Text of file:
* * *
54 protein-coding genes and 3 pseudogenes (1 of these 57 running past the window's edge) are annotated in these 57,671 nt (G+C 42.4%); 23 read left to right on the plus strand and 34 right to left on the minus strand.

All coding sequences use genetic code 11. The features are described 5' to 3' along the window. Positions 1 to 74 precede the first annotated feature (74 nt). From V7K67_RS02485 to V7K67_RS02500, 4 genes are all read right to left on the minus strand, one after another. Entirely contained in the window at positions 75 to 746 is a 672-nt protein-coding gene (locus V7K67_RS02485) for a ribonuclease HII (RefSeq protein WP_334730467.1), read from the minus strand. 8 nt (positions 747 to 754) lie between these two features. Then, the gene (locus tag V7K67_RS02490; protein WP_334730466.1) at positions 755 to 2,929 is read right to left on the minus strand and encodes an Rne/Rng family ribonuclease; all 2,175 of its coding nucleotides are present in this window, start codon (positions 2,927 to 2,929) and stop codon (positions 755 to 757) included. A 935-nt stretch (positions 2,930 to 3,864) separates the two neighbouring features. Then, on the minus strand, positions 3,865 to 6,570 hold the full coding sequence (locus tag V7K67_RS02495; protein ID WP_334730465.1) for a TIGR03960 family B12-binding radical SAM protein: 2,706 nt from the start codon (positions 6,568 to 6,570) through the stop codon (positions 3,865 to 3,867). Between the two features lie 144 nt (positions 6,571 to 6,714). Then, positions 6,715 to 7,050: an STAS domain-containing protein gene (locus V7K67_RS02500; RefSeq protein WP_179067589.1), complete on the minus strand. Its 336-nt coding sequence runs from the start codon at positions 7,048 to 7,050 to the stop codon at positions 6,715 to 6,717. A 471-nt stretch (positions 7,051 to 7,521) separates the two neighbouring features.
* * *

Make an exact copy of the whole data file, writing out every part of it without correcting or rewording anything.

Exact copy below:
54 protein-coding genes and 3 pseudogenes (1 of these 57 running past the window's edge) are annotated in these 57,671 nt (G+C 42.4%); 23 read left to right on the plus strand and 34 right to left on the minus strand.

All coding sequences use genetic code 11. The features are described 5' to 3' along the window. Positions 1 to 74 precede the first annotated feature (74 nt). From V7K67_RS02485 to V7K67_RS02500, 4 genes are all read right to left on the minus strand, one after another. Entirely contained in the window at positions 75 to 746 is a 672-nt protein-coding gene (locus V7K67_RS02485) for a ribonuclease HII (RefSeq protein WP_334730467.1), read from the minus strand. 8 nt (positions 747 to 754) lie between these two features. Then, the gene (locus tag V7K67_RS02490; protein WP_334730466.1) at positions 755 to 2,929 is read right to left on the minus strand and encodes an Rne/Rng family ribonuclease; all 2,175 of its coding nucleotides are present in this window, start codon (positions 2,927 to 2,929) and stop codon (positions 755 to 757) included. A 935-nt stretch (positions 2,930 to 3,864) separates the two neighbouring features. Then, on the minus strand, positions 3,865 to 6,570 hold the full coding sequence (locus tag V7K67_RS02495; protein ID WP_334730465.1) for a TIGR03960 family B12-binding radical SAM protein: 2,706 nt from the start codon (positions 6,568 to 6,570) through the stop codon (positions 3,865 to 3,867). Between the two features lie 144 nt (positions 6,571 to 6,714). Then, positions 6,715 to 7,050: an STAS domain-containing protein gene (locus V7K67_RS02500; RefSeq protein WP_179067589.1), complete on the minus strand. Its 336-nt coding sequence runs from the start codon at positions 7,048 to 7,050 to the stop codon at positions 6,715 to 6,717. A 471-nt stretch (positions 7,051 to 7,521) separates the two neighbouring features.